Below is an opinion published in the Northeast Mississippi Daily Journal regarding MAS' position on the need to increase road and bridge funding. See below for link to original article.
OUR OPINION: Road, bridge maintenance ignored, won’t go away
Reprinted from www.djournal.com
Despite studied indifference in the highest echelons of Mississippi’s Republican Party leadership, the issue of maintaining our state’s highways and bridges in safe condition won’t go away.
A statewide effort, led by the pro-business Mississippi Economic Council, to win approval this year of a maintenance and bridge rebuilding program hardly stirred the water.
It is a testament to the issue’s inarguable importance that it will not die among a handful of outnumbered and outspoken GOP legislators and leaders.
MEC’s push for $375 million in additional annual maintenance and bridge revenue was backed by the logical arguments and support of groups like the Mississippi Association of Supervisors and the Mississippi Farm Bureau, but nothing happened.
Farm Bureau and the MAS make persuasive arguments about the impact on their large and influential constituencies and the state at large, but the key movers and shakers act tone deaf.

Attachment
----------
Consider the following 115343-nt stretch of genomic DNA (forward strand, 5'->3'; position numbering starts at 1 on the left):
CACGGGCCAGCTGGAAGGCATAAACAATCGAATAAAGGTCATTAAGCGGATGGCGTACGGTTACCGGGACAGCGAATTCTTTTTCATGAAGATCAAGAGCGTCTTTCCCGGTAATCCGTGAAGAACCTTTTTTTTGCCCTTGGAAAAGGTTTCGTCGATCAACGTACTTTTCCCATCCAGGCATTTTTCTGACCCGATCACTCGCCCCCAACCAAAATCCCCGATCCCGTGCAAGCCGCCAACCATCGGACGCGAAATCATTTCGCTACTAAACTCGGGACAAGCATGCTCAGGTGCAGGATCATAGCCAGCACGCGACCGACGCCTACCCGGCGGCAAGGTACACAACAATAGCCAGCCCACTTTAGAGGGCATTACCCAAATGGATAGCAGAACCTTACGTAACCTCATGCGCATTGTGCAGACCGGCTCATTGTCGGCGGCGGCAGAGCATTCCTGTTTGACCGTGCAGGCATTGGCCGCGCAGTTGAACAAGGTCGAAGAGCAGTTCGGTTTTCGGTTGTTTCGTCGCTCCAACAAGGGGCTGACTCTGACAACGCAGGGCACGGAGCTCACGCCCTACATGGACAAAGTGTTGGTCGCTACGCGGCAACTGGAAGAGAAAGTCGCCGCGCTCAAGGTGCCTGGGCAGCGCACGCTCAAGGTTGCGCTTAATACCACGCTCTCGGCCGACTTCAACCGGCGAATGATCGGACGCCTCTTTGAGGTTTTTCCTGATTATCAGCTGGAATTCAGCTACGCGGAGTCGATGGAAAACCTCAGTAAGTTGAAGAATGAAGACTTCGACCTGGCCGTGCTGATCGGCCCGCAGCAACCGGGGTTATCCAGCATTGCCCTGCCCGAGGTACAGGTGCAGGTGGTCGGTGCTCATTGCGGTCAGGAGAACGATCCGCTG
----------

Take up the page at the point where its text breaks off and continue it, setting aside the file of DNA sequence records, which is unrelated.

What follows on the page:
Zachary Oren Smith, reporting for Mississippi Today, recently wrote extensively about the failed lobbying effort, noting that the plan’s due diligence was done by MEC in collaboration with researchers from the University of Southern Mississippi, Mississippi State University and the Stennis Institute of Government.
MEC talked about several methods for funding the infrastructure investment, but the initiative went nowhere.
At hearings by special legislative committees looking at state spending, Rep. Robert Foster, R-Hernando, asked Transportation Department Executive Director Melinda McGrath for her assessment of Mississippi’s roads and an estimate for how much additional funding is required.
McGrath’s answer was consistent with what she and other Mississippi Department of Transportation Leaders have said all along: $400 million is the adequate figure, even higher than MEC’s proposal.
No one even asked how that could be funded.
Smith reported that the MAS continues its eight years of support of maintenance and bridges as the top legislative priority
MAS Executive Director Derrick Surrette said there is great resistance to a tax increase.
“We walked the halls trying to push for road and bridge funding,” Surrette said. “I heard a lot of talk, ‘Well, nobody wants a tax increase. There is just not enough money to go around.’ Well that’s duh-huh talk. … Let’s graduate to the third and fourth grade, and let’s start thinking about why we need to do this, and how we are going to do this.”
Surrette hit the nail on the head when he said that any change in infrastructure funding is going to require Democrats and Republicans to be in the same room talking through their options.
If that once was a common practice it no longer is. The partisanship in the Capitol has declared the other side unclean.
Surrette said everybody in their right mind understands not enough money produces not enough maintenance.
Until there is consensus on the necessity of expanded funding, Mississippi won’t spend enough to maintain its roads and bridges.
Click here for original opinion.